Sunday, March 16, 2008

Learning to go the distance

Up from the Ashes was the brain child of myself and my friend Julia. Back in 2004, I had just made some wings for a photography project in college and Julia and I and our friend Lorraine decided to go to the Spoutwood May Day/Fairy Festival in Glenrock, PA. They were huge and awkward, but we lost count of how many people told us how awesome they were.

Through a convoluted connection of friends, I was put in touch with the wonderful folks at Earth&State in Media, PA to see if my wings would sell on commission in their store. To my surprise, they were wildly popular-which may have had something to do with the 5' fairy sculpture I made for their front window. One day soon after Julia and I decided to start our own independent artisan company. So we filed the paper work and applied for the Maryland Fairy Festival in 2005. That was our first real show and boy were we in for a big surprise. We had a tiny little tent I and jerry-rigged a contraption to display my wings and hats. It was a very windy, chilly but sunny mid-May day. Despite the cold, we all forgot sunscreen and had horrible burns to show for it. And we had no idea that the melting temperature of Julia's soaps and candles were low enough to get soggy from the sunlight!

We have learned a bit since then. We have have been thrilled to go to the Maryland fairy festival every year since. The picture to the left is from 2006-we still had the little tent but I had a (slightly!) better set up for my wings-especially after learning how brutal the winds could be there. In 2007 we scored on one of those big ez-up white tents and that was a dream come true on how easy it was to use and how sturdy it is (sorry, I can't find my 2007 pictures!).
We remembered to bring sun screen and icy gel packs for Julia's soap! The fairy festival is such a blast because of all the awesome people from all over the place you get to meet. The local craft fairs can be fun, but I usually get a lot of really strange looks!
In October of 2007 we joined the big league at Faeriecon International at the Philadelphia Convention Center. That was an amazing experience, unfortunately not one we are going to repeat.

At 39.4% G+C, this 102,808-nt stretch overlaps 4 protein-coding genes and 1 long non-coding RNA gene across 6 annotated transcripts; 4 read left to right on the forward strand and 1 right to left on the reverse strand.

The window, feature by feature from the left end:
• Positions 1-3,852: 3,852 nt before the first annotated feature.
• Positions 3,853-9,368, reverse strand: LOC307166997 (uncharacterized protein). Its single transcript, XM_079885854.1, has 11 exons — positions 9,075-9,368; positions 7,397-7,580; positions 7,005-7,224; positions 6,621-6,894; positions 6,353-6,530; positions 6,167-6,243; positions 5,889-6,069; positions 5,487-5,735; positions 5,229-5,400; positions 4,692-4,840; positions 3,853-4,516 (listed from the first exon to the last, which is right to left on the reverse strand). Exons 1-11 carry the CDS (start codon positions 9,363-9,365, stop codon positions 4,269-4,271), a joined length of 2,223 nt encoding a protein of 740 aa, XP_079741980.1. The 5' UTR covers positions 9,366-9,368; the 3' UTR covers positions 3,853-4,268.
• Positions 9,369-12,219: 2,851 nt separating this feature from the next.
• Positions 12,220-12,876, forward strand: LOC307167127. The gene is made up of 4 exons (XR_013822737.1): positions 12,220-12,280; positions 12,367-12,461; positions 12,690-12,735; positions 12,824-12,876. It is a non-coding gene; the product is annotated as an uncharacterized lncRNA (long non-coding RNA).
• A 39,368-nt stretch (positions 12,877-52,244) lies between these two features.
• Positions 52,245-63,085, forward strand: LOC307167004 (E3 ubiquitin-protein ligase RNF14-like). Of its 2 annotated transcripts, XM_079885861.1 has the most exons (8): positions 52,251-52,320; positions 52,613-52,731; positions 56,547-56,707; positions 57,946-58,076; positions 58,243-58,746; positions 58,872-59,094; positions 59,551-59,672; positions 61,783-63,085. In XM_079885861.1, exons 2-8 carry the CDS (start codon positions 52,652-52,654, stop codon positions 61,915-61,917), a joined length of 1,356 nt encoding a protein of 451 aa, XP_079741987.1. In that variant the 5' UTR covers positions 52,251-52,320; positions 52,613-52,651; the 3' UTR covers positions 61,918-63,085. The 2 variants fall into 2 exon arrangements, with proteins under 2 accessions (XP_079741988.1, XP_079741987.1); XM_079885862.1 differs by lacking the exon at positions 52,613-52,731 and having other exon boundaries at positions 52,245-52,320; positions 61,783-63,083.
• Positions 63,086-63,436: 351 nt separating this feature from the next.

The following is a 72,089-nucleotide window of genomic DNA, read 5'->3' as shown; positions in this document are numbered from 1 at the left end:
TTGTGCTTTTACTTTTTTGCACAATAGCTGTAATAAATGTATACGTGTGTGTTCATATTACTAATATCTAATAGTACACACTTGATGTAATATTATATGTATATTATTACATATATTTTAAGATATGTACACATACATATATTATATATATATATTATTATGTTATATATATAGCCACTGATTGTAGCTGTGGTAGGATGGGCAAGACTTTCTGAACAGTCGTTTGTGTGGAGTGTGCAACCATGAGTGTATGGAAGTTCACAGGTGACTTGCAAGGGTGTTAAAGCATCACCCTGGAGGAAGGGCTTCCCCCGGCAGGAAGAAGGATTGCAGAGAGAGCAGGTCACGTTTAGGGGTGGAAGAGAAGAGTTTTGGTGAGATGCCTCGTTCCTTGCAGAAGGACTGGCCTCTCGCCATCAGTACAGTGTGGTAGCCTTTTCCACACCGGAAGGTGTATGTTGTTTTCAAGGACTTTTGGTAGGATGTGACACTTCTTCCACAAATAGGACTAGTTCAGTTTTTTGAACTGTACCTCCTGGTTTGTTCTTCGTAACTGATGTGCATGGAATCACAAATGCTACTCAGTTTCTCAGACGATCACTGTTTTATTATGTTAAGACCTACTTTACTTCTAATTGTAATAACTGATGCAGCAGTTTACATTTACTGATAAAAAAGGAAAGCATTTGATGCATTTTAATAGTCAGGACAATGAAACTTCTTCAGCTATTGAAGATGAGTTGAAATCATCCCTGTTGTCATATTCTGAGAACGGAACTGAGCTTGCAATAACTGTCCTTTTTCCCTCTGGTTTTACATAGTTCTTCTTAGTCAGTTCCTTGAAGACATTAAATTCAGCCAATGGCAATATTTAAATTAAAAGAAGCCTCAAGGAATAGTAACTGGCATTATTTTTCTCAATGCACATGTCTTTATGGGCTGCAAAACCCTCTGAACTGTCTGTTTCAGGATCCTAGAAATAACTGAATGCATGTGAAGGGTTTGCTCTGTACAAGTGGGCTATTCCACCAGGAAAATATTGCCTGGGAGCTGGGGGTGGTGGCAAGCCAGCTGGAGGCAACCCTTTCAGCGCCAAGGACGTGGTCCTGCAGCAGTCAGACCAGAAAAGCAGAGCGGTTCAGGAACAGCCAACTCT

There were so many amazing artists and vendors, but not nearly enough people there to purchase things. Julia was a model in the Sunday fashion show (the picture on the left-outfit and hairfall by the amazing Marley of Darklocks) and my wings and mask made appearances on the runway on both Saturday and Sunday. We think we will go back this year as attendees-and maybe for the fashion show. :)

We are gearing up for the Maryland Fairy Festival this year-it is in the beginning of June this year-and I can't wait!

If I were to offer advice to crafters or artisans just starting out, I would say don't be afraid to go just for it. It can be nerve wracking, and disappointing, but the best way to find customers is to put yourself in a place where they will come to you!
Another important thing to think about is the market you are trying to reach-my wings can sell like hotcakes at a thematic fairy festival but I may only sell one or two at a local arts and craft fair. And there is nothing wrong with diversity; having a range of products enables you to reach a range of markets and customers.
Never be satisfied with your product-but be happy with your progress so far. You should always be working to improve your technique or presentation. I find myself randomly brainstorming about how I can improve my step for the next show. If you have the space at home, try doing a trial set-up of what you want your booth/table to look like-that will help you tremendously in setting up for the actual show, and give you time to work out any kinks.
Always bring extra water and snacks, sun screen, lots of business cards, hand sanatizer, wire and pliers!
Anyway, that is just a little bit of wisdom gained while we are learning to go the distance.


Athena's Armoury said...

Thanks for sharing your experiences and advice. I loved seeing your successes and pictures!

Cat (darklingwoods) said...

great tips and love to hear how it all began! Your work is amazing!